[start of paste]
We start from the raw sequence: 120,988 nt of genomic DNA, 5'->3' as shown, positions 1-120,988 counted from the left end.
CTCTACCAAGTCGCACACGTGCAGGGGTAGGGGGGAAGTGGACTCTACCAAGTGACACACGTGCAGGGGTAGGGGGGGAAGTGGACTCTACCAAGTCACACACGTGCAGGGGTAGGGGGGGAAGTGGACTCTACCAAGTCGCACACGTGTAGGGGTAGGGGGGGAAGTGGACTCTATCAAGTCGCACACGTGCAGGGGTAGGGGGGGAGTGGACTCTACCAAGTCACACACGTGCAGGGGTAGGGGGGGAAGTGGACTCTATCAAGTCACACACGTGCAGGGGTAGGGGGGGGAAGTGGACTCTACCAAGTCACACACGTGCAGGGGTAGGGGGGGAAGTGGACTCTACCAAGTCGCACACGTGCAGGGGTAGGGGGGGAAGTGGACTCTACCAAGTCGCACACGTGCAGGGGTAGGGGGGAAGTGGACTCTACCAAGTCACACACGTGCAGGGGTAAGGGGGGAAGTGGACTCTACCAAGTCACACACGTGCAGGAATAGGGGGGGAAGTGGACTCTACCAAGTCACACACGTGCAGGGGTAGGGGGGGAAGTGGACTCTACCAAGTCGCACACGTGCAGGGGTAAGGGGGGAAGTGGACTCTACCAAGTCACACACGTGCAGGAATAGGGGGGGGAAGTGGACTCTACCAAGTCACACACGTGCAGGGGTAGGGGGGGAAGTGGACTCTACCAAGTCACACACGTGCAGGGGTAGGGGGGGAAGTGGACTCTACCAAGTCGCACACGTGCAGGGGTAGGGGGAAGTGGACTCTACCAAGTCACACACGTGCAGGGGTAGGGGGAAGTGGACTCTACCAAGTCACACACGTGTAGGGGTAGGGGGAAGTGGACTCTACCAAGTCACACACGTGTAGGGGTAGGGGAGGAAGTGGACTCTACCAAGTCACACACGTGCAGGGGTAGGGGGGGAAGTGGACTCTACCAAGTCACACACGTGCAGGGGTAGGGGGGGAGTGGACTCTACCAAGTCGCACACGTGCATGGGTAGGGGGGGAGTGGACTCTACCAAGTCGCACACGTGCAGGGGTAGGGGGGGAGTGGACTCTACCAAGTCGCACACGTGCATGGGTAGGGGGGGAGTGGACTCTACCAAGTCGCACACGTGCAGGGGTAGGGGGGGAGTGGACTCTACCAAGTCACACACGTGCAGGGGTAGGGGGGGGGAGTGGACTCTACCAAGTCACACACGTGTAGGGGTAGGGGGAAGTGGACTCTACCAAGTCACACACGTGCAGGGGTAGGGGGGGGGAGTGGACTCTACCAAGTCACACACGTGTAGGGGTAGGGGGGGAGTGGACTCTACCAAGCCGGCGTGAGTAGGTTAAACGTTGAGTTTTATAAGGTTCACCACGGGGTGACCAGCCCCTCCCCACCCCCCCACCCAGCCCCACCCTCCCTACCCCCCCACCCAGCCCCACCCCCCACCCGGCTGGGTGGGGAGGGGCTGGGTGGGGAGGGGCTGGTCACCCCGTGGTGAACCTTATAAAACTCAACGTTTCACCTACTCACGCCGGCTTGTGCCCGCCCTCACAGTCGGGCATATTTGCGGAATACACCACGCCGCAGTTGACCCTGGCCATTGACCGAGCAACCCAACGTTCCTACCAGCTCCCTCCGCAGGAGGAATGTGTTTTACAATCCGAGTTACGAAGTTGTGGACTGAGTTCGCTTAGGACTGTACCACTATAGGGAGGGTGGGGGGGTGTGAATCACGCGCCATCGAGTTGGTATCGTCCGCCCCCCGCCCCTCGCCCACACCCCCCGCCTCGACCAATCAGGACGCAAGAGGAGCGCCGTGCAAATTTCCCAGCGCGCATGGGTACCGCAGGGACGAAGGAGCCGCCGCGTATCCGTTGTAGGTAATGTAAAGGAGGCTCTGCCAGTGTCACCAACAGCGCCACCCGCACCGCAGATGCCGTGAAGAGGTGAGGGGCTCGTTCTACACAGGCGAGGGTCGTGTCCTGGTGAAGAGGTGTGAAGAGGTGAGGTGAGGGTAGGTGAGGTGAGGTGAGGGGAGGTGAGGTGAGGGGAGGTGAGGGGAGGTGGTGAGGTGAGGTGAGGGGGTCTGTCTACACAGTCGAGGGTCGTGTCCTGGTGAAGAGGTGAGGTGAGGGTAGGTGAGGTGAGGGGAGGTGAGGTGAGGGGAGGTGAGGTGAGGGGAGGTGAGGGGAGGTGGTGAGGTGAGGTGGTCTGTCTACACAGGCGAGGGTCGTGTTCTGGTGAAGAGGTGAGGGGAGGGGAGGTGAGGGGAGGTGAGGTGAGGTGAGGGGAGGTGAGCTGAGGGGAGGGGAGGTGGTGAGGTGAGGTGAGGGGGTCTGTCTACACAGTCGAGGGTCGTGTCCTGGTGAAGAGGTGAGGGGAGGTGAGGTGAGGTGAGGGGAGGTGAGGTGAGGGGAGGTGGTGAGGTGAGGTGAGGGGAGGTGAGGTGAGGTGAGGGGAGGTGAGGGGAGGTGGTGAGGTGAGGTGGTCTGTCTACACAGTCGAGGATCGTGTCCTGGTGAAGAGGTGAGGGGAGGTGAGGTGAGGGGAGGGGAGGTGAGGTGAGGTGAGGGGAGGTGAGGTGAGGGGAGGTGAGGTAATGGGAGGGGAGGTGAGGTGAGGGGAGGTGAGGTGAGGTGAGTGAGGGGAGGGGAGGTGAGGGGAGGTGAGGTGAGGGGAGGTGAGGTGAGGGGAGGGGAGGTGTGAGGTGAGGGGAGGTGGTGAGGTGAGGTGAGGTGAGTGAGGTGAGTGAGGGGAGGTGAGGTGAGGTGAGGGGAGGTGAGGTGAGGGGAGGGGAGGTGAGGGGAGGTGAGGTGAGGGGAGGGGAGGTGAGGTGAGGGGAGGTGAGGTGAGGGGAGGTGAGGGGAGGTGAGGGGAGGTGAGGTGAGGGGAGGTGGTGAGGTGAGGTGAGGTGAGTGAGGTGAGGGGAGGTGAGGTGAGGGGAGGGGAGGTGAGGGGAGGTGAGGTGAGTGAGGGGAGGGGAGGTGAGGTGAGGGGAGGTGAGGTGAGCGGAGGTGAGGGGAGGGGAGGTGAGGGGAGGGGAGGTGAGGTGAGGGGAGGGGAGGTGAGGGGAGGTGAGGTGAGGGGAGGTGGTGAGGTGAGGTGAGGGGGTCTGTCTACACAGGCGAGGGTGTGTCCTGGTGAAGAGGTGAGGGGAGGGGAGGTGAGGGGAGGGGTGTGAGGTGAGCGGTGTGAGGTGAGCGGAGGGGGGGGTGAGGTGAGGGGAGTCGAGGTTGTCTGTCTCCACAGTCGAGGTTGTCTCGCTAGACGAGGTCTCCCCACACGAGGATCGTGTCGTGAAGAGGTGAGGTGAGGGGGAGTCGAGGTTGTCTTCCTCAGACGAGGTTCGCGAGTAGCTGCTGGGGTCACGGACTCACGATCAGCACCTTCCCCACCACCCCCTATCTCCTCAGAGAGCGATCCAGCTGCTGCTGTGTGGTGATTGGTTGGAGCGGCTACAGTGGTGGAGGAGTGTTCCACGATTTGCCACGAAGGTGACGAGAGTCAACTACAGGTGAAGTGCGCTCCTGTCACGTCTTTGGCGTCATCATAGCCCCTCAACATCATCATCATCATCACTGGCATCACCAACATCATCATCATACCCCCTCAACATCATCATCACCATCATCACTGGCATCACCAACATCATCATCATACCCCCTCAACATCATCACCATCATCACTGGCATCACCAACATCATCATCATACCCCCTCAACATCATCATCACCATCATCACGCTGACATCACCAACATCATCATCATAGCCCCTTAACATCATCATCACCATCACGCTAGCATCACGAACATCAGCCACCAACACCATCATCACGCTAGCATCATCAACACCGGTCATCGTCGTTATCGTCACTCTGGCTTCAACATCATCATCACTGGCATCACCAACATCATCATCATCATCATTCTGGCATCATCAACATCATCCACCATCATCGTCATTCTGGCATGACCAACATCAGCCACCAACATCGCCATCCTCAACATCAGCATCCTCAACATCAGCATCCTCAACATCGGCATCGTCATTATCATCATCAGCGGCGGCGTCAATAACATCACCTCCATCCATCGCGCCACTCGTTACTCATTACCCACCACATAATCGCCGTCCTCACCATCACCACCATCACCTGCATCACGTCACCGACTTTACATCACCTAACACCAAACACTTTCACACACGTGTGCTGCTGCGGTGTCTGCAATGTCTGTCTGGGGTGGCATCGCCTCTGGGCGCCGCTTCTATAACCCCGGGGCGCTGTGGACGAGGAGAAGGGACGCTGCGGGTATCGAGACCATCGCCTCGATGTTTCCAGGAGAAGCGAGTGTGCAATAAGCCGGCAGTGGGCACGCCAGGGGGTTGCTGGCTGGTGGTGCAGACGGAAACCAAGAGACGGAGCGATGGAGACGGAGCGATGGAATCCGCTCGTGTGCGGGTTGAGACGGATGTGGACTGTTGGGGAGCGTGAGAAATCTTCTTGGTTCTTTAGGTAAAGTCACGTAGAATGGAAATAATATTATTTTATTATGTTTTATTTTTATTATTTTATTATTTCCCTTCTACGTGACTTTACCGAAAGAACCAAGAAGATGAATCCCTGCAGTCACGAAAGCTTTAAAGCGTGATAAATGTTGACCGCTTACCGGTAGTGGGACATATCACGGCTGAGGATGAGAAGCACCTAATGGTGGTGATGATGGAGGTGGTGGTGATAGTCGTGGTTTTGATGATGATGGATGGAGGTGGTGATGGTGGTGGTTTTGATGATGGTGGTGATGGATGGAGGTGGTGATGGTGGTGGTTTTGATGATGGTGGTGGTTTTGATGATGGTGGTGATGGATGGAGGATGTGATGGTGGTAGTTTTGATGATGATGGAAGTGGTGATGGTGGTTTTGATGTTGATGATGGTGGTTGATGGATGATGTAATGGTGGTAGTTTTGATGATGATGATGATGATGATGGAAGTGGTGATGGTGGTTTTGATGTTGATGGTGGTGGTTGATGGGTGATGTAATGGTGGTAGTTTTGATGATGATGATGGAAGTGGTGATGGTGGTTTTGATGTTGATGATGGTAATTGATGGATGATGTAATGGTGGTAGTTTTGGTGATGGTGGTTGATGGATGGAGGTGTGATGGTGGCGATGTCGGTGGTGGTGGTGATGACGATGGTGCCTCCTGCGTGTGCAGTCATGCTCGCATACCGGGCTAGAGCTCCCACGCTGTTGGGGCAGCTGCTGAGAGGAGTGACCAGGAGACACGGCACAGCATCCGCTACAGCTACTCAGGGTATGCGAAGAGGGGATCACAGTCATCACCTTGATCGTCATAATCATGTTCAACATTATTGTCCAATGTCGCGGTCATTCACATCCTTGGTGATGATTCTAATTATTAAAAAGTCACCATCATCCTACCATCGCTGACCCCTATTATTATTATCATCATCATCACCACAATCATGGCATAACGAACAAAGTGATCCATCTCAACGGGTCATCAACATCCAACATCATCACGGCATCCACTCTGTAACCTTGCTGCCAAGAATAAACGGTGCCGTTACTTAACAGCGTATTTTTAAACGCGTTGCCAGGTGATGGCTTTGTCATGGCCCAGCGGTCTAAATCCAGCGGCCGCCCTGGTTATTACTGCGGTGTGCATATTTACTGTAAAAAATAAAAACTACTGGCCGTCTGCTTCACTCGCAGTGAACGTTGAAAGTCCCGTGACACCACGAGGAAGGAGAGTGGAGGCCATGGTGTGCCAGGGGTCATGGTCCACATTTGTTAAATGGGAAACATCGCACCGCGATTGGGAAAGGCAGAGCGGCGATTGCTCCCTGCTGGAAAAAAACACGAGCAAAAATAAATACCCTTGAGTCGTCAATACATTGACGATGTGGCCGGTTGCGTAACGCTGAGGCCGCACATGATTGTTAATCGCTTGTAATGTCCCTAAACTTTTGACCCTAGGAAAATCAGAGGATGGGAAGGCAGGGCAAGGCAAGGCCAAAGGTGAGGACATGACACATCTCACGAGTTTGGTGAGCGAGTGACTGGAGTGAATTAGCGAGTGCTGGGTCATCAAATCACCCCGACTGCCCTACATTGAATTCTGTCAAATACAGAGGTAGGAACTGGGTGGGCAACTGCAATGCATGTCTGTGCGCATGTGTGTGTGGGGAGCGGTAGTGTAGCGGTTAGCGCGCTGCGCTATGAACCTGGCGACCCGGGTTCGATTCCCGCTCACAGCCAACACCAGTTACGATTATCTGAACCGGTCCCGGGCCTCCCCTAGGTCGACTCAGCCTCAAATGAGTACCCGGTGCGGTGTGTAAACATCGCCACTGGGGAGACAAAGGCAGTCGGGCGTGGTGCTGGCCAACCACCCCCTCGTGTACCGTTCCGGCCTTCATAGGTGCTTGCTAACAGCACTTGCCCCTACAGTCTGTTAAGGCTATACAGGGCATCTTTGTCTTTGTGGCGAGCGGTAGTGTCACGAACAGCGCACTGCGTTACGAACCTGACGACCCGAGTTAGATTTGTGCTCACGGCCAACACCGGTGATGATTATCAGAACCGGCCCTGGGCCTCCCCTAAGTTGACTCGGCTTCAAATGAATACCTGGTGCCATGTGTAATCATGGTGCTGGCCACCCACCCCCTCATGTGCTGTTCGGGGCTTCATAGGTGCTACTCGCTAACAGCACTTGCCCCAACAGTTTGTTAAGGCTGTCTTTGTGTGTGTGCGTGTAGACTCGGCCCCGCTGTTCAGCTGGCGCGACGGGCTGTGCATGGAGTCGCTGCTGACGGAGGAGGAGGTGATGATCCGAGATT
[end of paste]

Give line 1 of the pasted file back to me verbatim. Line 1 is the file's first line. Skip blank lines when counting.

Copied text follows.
We start from the raw sequence: 120,988 nt of genomic DNA, 5'->3' as shown, positions 1-120,988 counted from the left end.